www.mulberry handbags Buttery Crackers Can Make You ‘Rich’
For Ritz’s first new campaign in eight years, the brand team sought inspiration from an unlikely source: The Great Depression. The new tagline, “Life’s Rich,” is a nod to the cracker’s original Depression era positioning as a simple pleasure during dark economic times.
“We took inspiration from where we began, which was during the Great Depression in 1934. And that was when butter crackers could only be afforded by a few,” said Linda Lee, senior director of the North American cracker category at Mondelez International, the current owner of Ritz. “But Ritz really allowed the masses, allowed everyone, to have a taste of a buttery rich cracker,” she added.
While economic times are of course much better now, they aren’t exactly stellar. And Ritz is seizing on the notion that more people value experiences over possessions. “We’ve moved from an era of materialism and financial gain to an era that is about relationship, connection, just moments,” Ms. Lee said.
Those are fairly heady observations for a cracker brand. But Ritz is seeking to hammer home the theme in its ads. One print ad states: “Not country club rich, book club rich.” A TV ad (above) includes a scene of a man competing in a mud running race as a voice over states “May you be rich filthy rich.” Ritz also wants to evoke another double meaning that the buttery crackers taste rich. The campaign is by The Martin Agency.
Ms. Lee said spending behind Ritz would increase “significantly.” In 2014, Mondelez backed Ritz with $17.3 million in measured media, according to Kantar Media.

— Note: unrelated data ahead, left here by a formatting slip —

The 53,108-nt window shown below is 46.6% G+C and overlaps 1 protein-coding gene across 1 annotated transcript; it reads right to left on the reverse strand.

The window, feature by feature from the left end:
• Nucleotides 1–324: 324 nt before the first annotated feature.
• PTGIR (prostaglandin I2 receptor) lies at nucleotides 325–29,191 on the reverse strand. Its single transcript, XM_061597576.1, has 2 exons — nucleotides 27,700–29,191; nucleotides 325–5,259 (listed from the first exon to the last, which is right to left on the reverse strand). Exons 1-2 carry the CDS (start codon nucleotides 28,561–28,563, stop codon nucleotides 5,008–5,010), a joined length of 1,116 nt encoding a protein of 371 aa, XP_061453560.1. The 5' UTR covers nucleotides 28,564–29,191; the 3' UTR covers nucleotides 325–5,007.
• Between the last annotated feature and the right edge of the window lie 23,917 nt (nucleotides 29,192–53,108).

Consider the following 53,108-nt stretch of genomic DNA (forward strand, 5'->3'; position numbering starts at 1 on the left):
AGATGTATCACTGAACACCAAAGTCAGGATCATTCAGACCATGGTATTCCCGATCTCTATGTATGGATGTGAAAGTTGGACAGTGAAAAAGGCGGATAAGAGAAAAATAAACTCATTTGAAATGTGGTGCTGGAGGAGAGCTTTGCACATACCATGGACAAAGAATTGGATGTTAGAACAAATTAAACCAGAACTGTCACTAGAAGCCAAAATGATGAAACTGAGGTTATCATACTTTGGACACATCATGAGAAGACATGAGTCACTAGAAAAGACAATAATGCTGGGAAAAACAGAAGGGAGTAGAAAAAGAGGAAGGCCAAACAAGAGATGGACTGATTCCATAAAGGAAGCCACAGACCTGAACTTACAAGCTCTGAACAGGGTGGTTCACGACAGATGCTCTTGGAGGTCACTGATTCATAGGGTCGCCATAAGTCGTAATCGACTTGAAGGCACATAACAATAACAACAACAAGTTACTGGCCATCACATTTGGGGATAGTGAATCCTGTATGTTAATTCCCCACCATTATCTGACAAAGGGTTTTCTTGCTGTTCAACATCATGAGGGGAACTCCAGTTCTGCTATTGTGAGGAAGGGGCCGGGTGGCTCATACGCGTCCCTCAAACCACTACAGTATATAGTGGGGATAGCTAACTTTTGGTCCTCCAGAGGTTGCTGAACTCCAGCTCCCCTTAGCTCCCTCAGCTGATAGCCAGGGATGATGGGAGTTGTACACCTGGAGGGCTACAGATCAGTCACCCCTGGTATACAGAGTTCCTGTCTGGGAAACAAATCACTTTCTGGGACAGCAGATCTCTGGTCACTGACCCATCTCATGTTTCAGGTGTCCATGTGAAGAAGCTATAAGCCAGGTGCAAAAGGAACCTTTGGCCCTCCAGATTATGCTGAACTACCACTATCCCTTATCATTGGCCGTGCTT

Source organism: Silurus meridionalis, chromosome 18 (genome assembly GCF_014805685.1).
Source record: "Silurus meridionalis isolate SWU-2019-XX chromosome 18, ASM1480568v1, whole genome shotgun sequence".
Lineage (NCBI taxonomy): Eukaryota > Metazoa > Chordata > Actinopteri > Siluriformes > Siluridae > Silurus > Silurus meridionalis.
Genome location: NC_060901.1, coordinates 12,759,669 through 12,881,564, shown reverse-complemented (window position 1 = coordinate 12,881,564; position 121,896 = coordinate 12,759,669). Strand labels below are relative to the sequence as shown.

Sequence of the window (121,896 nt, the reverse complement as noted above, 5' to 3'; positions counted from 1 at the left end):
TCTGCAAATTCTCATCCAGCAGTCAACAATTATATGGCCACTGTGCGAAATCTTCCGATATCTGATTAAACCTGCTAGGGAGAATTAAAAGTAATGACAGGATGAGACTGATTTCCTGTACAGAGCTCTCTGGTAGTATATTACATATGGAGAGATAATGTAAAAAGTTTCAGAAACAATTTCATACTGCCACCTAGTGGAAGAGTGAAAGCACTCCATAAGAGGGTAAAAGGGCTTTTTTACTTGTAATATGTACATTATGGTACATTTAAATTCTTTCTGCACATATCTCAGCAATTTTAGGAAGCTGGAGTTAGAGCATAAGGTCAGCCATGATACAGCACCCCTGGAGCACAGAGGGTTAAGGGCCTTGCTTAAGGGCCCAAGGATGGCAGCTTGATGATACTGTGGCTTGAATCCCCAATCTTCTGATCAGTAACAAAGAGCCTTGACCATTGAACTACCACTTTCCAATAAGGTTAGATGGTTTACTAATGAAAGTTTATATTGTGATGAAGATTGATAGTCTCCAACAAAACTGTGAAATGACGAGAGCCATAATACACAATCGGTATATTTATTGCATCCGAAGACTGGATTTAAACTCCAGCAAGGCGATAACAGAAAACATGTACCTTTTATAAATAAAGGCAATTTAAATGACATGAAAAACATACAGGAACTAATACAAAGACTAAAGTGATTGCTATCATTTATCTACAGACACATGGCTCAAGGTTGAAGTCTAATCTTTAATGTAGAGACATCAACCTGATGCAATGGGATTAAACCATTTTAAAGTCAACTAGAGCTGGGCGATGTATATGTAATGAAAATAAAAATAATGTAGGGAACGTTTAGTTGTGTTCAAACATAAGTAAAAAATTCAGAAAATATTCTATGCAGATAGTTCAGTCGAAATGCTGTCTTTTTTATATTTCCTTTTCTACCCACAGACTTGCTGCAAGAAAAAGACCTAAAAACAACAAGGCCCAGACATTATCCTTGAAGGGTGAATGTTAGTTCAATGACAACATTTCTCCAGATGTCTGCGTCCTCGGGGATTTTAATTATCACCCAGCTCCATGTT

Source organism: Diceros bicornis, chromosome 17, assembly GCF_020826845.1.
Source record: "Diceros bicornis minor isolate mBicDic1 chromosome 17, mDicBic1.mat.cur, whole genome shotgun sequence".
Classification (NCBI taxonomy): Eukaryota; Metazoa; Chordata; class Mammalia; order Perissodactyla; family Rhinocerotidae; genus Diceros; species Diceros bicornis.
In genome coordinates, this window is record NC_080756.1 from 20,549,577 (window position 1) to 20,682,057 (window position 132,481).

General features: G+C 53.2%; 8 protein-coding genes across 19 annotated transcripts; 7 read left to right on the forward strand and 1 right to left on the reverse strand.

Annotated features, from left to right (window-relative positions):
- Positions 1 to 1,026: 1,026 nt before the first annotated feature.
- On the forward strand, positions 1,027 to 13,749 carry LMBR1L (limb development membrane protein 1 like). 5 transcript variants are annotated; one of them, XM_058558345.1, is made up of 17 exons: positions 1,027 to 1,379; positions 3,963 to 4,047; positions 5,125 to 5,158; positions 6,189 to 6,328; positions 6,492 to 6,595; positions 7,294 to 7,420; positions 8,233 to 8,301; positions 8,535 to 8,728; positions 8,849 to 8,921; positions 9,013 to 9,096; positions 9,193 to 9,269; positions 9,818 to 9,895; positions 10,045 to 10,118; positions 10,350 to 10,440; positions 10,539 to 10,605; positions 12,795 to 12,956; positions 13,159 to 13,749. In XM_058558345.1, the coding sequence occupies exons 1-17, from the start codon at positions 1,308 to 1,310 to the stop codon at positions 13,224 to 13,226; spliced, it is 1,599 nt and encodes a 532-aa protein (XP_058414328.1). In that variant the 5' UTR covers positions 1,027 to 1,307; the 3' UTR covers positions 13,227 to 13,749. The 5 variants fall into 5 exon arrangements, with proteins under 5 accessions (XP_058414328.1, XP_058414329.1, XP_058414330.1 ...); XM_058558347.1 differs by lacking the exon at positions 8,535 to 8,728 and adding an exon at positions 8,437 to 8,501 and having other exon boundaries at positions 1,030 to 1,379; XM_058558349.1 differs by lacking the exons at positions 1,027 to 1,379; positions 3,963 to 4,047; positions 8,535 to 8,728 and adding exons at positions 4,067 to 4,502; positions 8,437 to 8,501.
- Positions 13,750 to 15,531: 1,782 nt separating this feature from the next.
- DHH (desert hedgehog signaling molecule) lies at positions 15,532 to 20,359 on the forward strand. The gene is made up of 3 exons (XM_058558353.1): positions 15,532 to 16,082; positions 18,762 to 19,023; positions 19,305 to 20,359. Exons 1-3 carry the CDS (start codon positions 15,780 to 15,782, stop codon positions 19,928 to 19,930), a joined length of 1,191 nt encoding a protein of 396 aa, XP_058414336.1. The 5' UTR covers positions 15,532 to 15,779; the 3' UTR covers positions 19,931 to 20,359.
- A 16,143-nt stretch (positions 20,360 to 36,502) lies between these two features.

Other brands are also seizing on the simple pleasures approach. Miller High Life, for instance, broke a campaign last year by Leo Burnett using the ironic “I Am Rich” tagline.
Ritz’s previous campaign was launched in 2007 under Havas. It sought to grow sales beyond Ritz’s sweet spot, holiday eating, into more general snacking occasions. The effort, called “Open for Fun,” used a combination of live action and animated ads, including recent spots that used a sports theme.
Sales for Ritz have been growing, according to Mondelez. sales, which was up 3% in dollar terms, Ms. Lee said, citing Nielsen figures. Year to date the brand has generated sales of $190 million, up 1.4% in dollar terms, she said.
Figures provided to Ad Age by IRI show the leading Ritz variety largely flat at $514 million for the 52 weeks ending March 22. But Ritz’s “Fresh Stacks” which come in individually wrapped on the go packs increased sales 44% during the period to nearly $110 million, according to IRI. The total cracker category, valued at $7.3 billion, eked out 0.13% growth.
So with sales still pretty good, why is Ritz changing its ads? The brand team wanted to “write the next chapter” for Ritz “with a fresh new voice,” Ms. Lee said. Even if that means turning the pages back to the brand’s original Depression positioning.
According to the book Ritz was named for the luxury hotel brand Ritz Carlton. The brand attempted to “cheer the public psyche with its crunchy, buttery cracker,” according to the book. “Unlike the real Ritz Carlton, a luxury out of reach for most people during the 1930s, Ritz crackers were affordable at 19 cents a box.” Within three years, Ritz became the top selling cracker in the world, according to the book.
The brand even created “a mock apple pie recipe that became popular in the 1930s when apples were traditionally too expensive for the average household to always enjoy them,” according to Mondelez. The recipe calls for sugar, butter, cinnamon, cream of tartar and 36 Ritz crackers. Schultz is the Chicago Bureau Chief at Ad Age and covers beverage, automotive and sports marketing. He is a former reporter for McClatchy newspapers, including the Fresno Bee, where he covered business and state government and politics, and the Island Packet in South Carolina. Neal Awards, the Association of Capitol Reporters and Editors, the California Newspaper Publishers Association, the South Carolina Press Association and Investigative Reporters and Editors. A native of Cincinnati, Schultz has an economics degree from Xavier University and a masters in journalism from Northwestern University.